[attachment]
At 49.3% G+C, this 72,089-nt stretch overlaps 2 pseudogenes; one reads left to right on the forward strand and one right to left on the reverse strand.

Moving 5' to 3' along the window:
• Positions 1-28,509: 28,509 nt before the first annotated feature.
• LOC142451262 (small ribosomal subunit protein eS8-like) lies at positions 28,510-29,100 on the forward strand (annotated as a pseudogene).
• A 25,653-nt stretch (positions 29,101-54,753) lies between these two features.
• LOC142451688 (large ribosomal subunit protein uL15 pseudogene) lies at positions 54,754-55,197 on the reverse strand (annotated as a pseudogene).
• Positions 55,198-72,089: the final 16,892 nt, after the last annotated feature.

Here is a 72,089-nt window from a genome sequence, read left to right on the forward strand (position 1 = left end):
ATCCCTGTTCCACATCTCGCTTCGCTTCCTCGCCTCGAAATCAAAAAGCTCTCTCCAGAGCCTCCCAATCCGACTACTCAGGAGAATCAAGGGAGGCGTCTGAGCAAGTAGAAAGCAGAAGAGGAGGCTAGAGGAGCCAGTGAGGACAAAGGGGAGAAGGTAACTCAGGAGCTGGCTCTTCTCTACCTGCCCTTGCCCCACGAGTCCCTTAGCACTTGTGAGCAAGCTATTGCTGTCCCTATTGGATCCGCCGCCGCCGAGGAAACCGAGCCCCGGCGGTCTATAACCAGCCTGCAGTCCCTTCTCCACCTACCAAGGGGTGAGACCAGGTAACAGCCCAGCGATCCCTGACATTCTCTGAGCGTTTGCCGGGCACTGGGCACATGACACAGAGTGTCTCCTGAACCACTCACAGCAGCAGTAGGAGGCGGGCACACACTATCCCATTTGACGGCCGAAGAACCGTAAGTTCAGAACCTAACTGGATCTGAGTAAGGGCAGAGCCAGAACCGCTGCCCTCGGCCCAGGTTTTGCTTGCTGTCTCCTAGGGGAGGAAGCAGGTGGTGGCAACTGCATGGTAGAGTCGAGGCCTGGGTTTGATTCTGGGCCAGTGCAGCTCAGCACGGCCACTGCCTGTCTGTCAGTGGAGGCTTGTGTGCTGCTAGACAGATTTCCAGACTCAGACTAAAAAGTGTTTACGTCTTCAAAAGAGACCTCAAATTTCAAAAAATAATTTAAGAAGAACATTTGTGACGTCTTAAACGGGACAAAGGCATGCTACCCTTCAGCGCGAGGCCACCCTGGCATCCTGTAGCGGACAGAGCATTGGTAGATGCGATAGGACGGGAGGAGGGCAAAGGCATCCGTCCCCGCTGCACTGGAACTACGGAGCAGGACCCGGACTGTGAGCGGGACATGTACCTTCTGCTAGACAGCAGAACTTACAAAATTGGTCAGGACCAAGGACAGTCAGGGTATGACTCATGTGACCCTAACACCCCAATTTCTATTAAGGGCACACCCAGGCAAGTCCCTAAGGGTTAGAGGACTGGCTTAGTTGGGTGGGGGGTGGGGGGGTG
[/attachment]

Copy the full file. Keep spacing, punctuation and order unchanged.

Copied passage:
At 49.3% G+C, this 72,089-nt stretch overlaps 2 pseudogenes; one reads left to right on the forward strand and one right to left on the reverse strand.

Moving 5' to 3' along the window:
• Positions 1-28,509: 28,509 nt before the first annotated feature.
• LOC142451262 (small ribosomal subunit protein eS8-like) lies at positions 28,510-29,100 on the forward strand (annotated as a pseudogene).
• A 25,653-nt stretch (positions 29,101-54,753) lies between these two features.
• LOC142451688 (large ribosomal subunit protein uL15 pseudogene) lies at positions 54,754-55,197 on the reverse strand (annotated as a pseudogene).
• Positions 55,198-72,089: the final 16,892 nt, after the last annotated feature.

Here is a 72,089-nt window from a genome sequence, read left to right on the forward strand (position 1 = left end):
ATCCCTGTTCCACATCTCGCTTCGCTTCCTCGCCTCGAAATCAAAAAGCTCTCTCCAGAGCCTCCCAATCCGACTACTCAGGAGAATCAAGGGAGGCGTCTGAGCAAGTAGAAAGCAGAAGAGGAGGCTAGAGGAGCCAGTGAGGACAAAGGGGAGAAGGTAACTCAGGAGCTGGCTCTTCTCTACCTGCCCTTGCCCCACGAGTCCCTTAGCACTTGTGAGCAAGCTATTGCTGTCCCTATTGGATCCGCCGCCGCCGAGGAAACCGAGCCCCGGCGGTCTATAACCAGCCTGCAGTCCCTTCTCCACCTACCAAGGGGTGAGACCAGGTAACAGCCCAGCGATCCCTGACATTCTCTGAGCGTTTGCCGGGCACTGGGCACATGACACAGAGTGTCTCCTGAACCACTCACAGCAGCAGTAGGAGGCGGGCACACACTATCCCATTTGACGGCCGAAGAACCGTAAGTTCAGAACCTAACTGGATCTGAGTAAGGGCAGAGCCAGAACCGCTGCCCTCGGCCCAGGTTTTGCTTGCTGTCTCCTAGGGGAGGAAGCAGGTGGTGGCAACTGCATGGTAGAGTCGAGGCCTGGGTTTGATTCTGGGCCAGTGCAGCTCAGCACGGCCACTGCCTGTCTGTCAGTGGAGGCTTGTGTGCTGCTAGACAGATTTCCAGACTCAGACTAAAAAGTGTTTACGTCTTCAAAAGAGACCTCAAATTTCAAAAAATAATTTAAGAAGAACATTTGTGACGTCTTAAACGGGACAAAGGCATGCTACCCTTCAGCGCGAGGCCACCCTGGCATCCTGTAGCGGACAGAGCATTGGTAGATGCGATAGGACGGGAGGAGGGCAAAGGCATCCGTCCCCGCTGCACTGGAACTACGGAGCAGGACCCGGACTGTGAGCGGGACATGTACCTTCTGCTAGACAGCAGAACTTACAAAATTGGTCAGGACCAAGGACAGTCAGGGTATGACTCATGTGACCCTAACACCCCAATTTCTATTAAGGGCACACCCAGGCAAGTCCCTAAGGGTTAGAGGACTGGCTTAGTTGGGTGGGGGGTGGGGGGGTG